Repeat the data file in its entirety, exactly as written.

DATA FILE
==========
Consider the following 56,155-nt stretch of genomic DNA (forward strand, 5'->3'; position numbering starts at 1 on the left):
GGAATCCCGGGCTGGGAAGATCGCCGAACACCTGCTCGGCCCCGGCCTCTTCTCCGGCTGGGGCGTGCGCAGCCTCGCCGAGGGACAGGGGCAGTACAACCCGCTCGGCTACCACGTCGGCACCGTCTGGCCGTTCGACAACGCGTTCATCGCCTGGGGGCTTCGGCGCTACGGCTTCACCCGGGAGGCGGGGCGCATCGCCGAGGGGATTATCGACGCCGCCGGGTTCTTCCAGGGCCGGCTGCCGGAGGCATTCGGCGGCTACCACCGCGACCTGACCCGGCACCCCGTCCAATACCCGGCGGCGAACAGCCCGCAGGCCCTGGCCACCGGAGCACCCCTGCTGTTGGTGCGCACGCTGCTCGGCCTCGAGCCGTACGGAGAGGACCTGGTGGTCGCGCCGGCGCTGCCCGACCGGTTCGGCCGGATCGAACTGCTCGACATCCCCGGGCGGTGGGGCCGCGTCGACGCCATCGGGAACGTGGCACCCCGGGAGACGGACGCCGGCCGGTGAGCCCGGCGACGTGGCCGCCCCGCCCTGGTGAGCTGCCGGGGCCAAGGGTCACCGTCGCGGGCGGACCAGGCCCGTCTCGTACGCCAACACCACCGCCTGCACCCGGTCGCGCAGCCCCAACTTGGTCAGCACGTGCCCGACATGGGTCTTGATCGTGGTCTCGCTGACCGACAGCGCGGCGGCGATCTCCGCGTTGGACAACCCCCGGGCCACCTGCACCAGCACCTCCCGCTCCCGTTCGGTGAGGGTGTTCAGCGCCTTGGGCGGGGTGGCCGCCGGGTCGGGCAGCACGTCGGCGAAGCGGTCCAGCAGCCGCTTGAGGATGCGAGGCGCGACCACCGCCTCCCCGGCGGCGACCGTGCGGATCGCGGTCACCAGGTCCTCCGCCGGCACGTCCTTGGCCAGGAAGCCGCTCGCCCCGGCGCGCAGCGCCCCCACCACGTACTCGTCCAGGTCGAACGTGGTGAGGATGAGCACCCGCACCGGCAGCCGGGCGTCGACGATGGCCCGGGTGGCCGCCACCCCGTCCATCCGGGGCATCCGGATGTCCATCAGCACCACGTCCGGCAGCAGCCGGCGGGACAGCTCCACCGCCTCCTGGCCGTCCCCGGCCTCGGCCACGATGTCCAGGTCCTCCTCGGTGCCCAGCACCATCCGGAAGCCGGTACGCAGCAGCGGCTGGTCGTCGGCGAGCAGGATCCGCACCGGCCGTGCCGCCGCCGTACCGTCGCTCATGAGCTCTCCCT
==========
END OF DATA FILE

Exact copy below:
Consider the following 56,155-nt stretch of genomic DNA (forward strand, 5'->3'; position numbering starts at 1 on the left):
GGAATCCCGGGCTGGGAAGATCGCCGAACACCTGCTCGGCCCCGGCCTCTTCTCCGGCTGGGGCGTGCGCAGCCTCGCCGAGGGACAGGGGCAGTACAACCCGCTCGGCTACCACGTCGGCACCGTCTGGCCGTTCGACAACGCGTTCATCGCCTGGGGGCTTCGGCGCTACGGCTTCACCCGGGAGGCGGGGCGCATCGCCGAGGGGATTATCGACGCCGCCGGGTTCTTCCAGGGCCGGCTGCCGGAGGCATTCGGCGGCTACCACCGCGACCTGACCCGGCACCCCGTCCAATACCCGGCGGCGAACAGCCCGCAGGCCCTGGCCACCGGAGCACCCCTGCTGTTGGTGCGCACGCTGCTCGGCCTCGAGCCGTACGGAGAGGACCTGGTGGTCGCGCCGGCGCTGCCCGACCGGTTCGGCCGGATCGAACTGCTCGACATCCCCGGGCGGTGGGGCCGCGTCGACGCCATCGGGAACGTGGCACCCCGGGAGACGGACGCCGGCCGGTGAGCCCGGCGACGTGGCCGCCCCGCCCTGGTGAGCTGCCGGGGCCAAGGGTCACCGTCGCGGGCGGACCAGGCCCGTCTCGTACGCCAACACCACCGCCTGCACCCGGTCGCGCAGCCCCAACTTGGTCAGCACGTGCCCGACATGGGTCTTGATCGTGGTCTCGCTGACCGACAGCGCGGCGGCGATCTCCGCGTTGGACAACCCCCGGGCCACCTGCACCAGCACCTCCCGCTCCCGTTCGGTGAGGGTGTTCAGCGCCTTGGGCGGGGTGGCCGCCGGGTCGGGCAGCACGTCGGCGAAGCGGTCCAGCAGCCGCTTGAGGATGCGAGGCGCGACCACCGCCTCCCCGGCGGCGACCGTGCGGATCGCGGTCACCAGGTCCTCCGCCGGCACGTCCTTGGCCAGGAAGCCGCTCGCCCCGGCGCGCAGCGCCCCCACCACGTACTCGTCCAGGTCGAACGTGGTGAGGATGAGCACCCGCACCGGCAGCCGGGCGTCGACGATGGCCCGGGTGGCCGCCACCCCGTCCATCCGGGGCATCCGGATGTCCATCAGCACCACGTCCGGCAGCAGCCGGCGGGACAGCTCCACCGCCTCCTGGCCGTCCCCGGCCTCGGCCACGATGTCCAGGTCCTCCTCGGTGCCCAGCACCATCCGGAAGCCGGTACGCAGCAGCGGCTGGTCGTCGGCGAGCAGGATCCGCACCGGCCGTGCCGCCGCCGTACCGTCGCTCATGAGCTCTCCCT